A second benefit comes from enabling users to "design" their own portals. At their most flexible, portal servers allow users to pick and choose which applications they want in their display as well as the locations. Typically, the portal software allows the portal administrator to limit these capabilities, from allowing access to only certain applications based on user type (usually called a "role") to completely locking down the screen so that users cannot even move or resize the panes. The more flexible type of environment might be reserved for power users or for business-to-consumer (B2C) portals, while the most restrictive rules might be applied to data entry roles or to minimal control environments like kiosks. Thus, the actual benefits as they apply to your company depend very much upon the business functions you will enable via the portal.

An additional advantage comes if you choose to implement the collaboration features that most portal vendors provide. The impact of such a decision is difficult to quantify; not only does it depend very much upon the portal vendor, but even more it depends upon your employees and the type of work they do. Collaboration can be as simple as a shared calendar and as complex as global Web conferencing. The initial investment in setup, hardware, and possibly even additional Internet bandwidth can be substantial, reducing the immediate return. In the long run, though, most companies tend to agree that some sort of online collaboration and project management system reduces costs over time.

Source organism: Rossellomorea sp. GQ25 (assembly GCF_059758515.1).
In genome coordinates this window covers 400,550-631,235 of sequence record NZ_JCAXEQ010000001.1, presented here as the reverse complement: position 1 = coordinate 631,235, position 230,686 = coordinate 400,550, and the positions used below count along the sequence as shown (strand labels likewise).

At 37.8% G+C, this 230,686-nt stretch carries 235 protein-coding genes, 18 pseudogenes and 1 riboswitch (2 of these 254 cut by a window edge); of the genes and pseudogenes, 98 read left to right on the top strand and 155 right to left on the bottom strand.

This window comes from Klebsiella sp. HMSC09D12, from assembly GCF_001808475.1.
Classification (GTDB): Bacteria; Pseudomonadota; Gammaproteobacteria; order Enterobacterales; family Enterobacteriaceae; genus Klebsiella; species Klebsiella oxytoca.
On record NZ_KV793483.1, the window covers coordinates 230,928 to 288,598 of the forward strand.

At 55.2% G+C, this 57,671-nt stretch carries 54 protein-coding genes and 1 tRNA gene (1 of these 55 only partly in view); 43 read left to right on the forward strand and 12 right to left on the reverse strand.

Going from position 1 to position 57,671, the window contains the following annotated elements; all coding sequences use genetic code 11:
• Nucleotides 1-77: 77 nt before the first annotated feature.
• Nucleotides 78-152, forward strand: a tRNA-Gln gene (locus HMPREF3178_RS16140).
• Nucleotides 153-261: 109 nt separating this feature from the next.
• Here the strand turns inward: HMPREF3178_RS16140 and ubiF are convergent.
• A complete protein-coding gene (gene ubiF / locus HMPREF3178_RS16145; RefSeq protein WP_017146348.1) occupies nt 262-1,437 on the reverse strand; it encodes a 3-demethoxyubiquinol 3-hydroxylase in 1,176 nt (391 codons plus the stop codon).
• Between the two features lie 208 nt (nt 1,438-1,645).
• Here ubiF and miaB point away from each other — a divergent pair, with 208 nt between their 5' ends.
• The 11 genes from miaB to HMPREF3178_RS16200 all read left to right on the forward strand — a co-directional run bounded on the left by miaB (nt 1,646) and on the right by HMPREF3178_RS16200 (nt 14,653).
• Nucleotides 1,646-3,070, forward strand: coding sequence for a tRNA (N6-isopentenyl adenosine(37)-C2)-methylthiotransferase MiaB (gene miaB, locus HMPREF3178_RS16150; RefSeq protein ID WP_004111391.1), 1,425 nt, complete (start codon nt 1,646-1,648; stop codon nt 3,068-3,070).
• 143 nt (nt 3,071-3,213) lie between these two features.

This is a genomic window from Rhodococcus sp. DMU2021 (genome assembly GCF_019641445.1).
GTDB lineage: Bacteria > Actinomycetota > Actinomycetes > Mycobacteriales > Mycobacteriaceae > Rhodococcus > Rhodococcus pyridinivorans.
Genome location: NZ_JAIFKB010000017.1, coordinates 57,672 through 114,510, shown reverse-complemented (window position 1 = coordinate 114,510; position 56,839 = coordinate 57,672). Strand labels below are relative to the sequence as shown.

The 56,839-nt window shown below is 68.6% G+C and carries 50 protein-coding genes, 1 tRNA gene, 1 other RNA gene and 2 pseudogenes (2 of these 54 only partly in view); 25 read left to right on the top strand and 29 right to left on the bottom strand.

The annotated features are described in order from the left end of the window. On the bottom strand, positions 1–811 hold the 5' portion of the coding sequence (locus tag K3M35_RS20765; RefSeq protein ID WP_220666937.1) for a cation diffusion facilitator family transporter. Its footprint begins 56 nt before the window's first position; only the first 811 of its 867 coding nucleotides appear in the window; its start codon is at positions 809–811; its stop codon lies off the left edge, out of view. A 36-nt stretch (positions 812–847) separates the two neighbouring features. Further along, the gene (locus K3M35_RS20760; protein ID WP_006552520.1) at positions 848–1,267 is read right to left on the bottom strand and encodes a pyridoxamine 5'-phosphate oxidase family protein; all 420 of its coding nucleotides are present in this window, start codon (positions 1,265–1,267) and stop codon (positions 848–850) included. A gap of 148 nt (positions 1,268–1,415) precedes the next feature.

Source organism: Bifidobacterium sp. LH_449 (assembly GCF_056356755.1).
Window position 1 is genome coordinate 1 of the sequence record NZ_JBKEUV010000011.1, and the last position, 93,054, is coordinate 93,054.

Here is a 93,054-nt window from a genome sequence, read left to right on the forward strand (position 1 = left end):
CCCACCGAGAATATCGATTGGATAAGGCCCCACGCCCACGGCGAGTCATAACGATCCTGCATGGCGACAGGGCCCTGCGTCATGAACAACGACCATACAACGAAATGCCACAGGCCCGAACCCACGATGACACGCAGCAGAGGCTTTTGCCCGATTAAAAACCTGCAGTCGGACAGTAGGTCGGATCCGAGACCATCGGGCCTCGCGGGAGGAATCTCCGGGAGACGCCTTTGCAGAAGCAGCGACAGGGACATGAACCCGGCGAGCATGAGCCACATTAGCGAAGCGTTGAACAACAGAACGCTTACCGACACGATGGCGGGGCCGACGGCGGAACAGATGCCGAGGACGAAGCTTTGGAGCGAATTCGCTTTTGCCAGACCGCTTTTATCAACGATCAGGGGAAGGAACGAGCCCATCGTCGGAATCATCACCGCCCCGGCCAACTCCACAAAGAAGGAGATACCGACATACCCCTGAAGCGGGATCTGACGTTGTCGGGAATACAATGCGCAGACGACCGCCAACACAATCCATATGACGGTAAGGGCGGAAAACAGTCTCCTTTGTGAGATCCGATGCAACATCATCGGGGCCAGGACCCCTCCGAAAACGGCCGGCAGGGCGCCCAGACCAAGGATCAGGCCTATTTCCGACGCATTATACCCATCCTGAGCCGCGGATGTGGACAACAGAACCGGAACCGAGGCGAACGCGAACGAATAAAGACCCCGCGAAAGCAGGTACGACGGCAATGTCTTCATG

An often-overlooked class of benefits comes from a standardized look and feel that can be manipulated by the end user. In many cases, portlets can be written to a specific design standard, typically using Cascading Style Sheets (CSS). Done correctly, this can allow you to place standard controls on the portal that allow users to easily change things like color schemes or font sizes. This is especially important in B2C environments, where the size of the actual monitor is not under your control, but it can also make it easier to support people with different interface needs.